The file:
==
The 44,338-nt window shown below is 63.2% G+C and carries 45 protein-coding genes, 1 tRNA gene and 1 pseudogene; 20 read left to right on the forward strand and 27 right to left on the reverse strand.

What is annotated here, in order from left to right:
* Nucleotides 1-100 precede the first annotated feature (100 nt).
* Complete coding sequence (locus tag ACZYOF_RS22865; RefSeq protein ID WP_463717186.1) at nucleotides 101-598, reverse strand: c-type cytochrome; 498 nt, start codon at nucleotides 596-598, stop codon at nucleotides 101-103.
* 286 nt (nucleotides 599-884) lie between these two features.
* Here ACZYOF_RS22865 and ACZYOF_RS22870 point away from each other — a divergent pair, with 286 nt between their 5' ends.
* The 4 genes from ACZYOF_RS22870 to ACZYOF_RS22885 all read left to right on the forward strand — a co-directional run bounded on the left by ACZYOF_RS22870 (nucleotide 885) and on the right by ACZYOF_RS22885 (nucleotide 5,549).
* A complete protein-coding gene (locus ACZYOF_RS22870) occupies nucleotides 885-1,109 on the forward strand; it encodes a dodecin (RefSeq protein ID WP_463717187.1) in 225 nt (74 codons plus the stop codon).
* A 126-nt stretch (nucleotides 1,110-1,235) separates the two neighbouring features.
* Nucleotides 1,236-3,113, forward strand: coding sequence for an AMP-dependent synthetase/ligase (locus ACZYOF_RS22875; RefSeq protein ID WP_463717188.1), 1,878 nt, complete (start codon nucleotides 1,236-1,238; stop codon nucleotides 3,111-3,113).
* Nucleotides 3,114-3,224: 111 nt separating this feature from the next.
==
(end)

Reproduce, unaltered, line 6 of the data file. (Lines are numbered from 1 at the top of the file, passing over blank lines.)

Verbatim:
* Here ACZYOF_RS22865 and ACZYOF_RS22870 point away from each other — a divergent pair, with 286 nt between their 5' ends.